Our homes, the cars we drive, and the products we buy all begin with the art of drafting.  Drafting, known as the “language of industry”, is the process of drawing products through a graphic or picture language that can be understood by people worldwide.The Mechanical Design component of the program recognizes that today’s design tools differ from those of the past and offers students a program utilizing the latest 3-dimensional parametric modelers including “Solidworks.” Daily lectures teach the foundation of design principles. Then, students apply their knowledge to a curriculum-designed project that integrates real world applications. By the program’s completion, students are able to design a mechanical project, piece by piece, by creating 3D models of each component. The students will then assemble the parts and produce a “working drawing” of the model. The 3D model can then be emailed to a CNC (Computer Numerically Controlled) machine in our onsite manufacturing lab to be built as a prototype. This systematic approach walks the students through the entire experience of design from concept to prototype and introduces the different roles that are integral to product design.  The Electro-Mechanical Drafting components of the program prepare students to understand the drawing procedures from schematic diagram to PC board. Students will learn to recognize basic electronic symbols and draw schematic diagrams using CAD (Computer Aided Design) programs.  The Architectural Drafting component of the program prepares technical drawings for residential and commercial projects. Their drawings and models provide visual guidelines, details and specific dimensions for the construction industry. A major part of the curriculum uses the latest parametric 3D design software to produce drawing plans, elevation, sections, and details. The curriculum also includes architectural styles and history, structural theories, code research, sketching, presentation drawings, and model building.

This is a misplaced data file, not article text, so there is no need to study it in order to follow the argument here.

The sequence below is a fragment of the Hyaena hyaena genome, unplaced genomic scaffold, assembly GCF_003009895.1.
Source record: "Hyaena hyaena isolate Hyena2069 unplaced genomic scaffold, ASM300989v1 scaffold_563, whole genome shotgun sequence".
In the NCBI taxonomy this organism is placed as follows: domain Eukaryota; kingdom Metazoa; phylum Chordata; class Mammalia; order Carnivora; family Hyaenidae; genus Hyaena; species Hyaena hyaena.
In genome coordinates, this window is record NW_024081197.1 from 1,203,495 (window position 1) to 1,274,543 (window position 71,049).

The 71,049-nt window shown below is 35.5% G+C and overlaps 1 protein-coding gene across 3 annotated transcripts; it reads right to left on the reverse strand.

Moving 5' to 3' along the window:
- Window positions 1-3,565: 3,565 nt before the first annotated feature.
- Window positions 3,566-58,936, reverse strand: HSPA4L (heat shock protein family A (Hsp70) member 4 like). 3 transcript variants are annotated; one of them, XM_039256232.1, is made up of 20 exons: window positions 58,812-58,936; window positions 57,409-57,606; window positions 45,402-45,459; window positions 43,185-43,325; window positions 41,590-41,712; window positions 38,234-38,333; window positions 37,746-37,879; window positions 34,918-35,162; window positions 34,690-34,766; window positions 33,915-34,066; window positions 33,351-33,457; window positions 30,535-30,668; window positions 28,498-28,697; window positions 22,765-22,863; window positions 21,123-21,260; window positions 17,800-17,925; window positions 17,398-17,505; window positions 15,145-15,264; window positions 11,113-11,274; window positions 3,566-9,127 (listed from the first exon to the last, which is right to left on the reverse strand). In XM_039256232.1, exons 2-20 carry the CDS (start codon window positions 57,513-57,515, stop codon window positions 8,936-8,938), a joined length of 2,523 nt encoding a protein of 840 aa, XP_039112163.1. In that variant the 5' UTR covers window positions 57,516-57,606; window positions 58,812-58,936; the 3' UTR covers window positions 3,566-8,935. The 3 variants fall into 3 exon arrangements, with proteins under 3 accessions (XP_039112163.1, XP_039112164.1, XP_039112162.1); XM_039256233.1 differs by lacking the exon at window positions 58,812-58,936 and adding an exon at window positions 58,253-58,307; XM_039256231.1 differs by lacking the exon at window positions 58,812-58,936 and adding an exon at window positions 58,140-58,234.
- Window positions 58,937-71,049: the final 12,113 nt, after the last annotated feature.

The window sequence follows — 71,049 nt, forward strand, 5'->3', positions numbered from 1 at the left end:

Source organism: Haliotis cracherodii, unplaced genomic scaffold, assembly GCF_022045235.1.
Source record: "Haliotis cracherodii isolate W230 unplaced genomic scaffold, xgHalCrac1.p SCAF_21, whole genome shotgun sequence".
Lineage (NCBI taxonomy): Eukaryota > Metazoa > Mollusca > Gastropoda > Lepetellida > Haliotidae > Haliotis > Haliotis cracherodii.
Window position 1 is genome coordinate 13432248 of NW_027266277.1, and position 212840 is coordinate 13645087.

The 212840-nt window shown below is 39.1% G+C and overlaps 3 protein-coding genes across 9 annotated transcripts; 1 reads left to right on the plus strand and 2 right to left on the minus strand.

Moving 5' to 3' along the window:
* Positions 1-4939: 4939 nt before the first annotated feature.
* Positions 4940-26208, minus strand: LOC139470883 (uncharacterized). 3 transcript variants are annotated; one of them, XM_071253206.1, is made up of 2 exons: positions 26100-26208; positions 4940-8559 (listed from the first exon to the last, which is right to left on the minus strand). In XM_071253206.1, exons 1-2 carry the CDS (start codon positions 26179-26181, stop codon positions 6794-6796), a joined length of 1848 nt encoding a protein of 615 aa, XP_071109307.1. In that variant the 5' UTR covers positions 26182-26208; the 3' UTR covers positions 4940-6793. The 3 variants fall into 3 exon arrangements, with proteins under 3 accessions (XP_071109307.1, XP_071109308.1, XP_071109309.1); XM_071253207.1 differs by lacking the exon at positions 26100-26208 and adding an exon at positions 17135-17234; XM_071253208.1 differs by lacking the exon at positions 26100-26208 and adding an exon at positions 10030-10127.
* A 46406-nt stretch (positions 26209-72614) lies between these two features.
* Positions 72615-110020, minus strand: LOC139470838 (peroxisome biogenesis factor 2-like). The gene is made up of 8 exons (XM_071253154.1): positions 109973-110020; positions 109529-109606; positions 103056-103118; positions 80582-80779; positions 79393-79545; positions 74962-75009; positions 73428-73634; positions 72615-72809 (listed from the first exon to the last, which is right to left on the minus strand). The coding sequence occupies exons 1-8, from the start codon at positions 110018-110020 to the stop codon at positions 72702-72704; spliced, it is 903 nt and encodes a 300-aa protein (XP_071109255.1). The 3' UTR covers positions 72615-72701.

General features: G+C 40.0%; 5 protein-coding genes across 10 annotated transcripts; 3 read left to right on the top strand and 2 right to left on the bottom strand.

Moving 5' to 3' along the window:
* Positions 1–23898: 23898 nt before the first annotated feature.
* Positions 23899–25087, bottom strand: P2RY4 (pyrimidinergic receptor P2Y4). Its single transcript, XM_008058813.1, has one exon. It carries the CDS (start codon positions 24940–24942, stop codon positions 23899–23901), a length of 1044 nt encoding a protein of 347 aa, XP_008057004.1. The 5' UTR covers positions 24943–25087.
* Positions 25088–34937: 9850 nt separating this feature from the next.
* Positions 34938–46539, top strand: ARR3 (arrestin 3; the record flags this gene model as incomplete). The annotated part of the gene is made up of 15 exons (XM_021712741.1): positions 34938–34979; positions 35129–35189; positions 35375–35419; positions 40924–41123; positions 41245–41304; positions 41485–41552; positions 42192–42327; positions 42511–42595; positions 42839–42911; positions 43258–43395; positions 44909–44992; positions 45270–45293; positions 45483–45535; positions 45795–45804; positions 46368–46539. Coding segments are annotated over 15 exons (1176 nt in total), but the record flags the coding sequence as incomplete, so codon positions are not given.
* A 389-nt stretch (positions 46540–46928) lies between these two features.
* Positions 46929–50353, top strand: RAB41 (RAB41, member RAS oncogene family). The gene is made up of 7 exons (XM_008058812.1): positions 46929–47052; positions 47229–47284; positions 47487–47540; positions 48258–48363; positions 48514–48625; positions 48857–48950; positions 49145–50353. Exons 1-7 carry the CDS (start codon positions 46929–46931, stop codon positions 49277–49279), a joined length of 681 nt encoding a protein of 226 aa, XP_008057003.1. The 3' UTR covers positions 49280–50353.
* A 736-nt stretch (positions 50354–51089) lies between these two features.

Sample Job Titles: 

  • Architectural Drafter
  • Mechanical Drafter
  • CADD (Computer-Aided Design) Drafter
  • Civil Drafting Technician
  • Commercial Drafter
  • Electronics/Electrical Drafter
  • 3D Printing Technician
  • Digital Manufacturing Technician

    Technical and Higher Education Majors
    Architecture and related Services
  • Engineering Technology
  • Drafting and Design Technology
  • Civil Drafting
  • Civil Engineering
  • Interior Design
  • 3D Printing

        College and University Programs:

  • Boston University                                            Northeastern University
  • Wentworth Institute of Technology             Boston Architectural Center
  • Fitchburg State University                             UMASS Boston
  • North Shore Community College                  Bunker Hill Community College
  •  Middlesex Community College                     New England Institute of Technology